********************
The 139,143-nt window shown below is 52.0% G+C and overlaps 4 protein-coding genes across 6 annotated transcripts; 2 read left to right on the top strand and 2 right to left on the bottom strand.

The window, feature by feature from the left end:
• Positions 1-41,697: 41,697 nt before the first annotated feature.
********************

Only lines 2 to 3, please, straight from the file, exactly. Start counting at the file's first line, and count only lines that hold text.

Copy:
The window, feature by feature from the left end:
• Positions 1-41,697: 41,697 nt before the first annotated feature.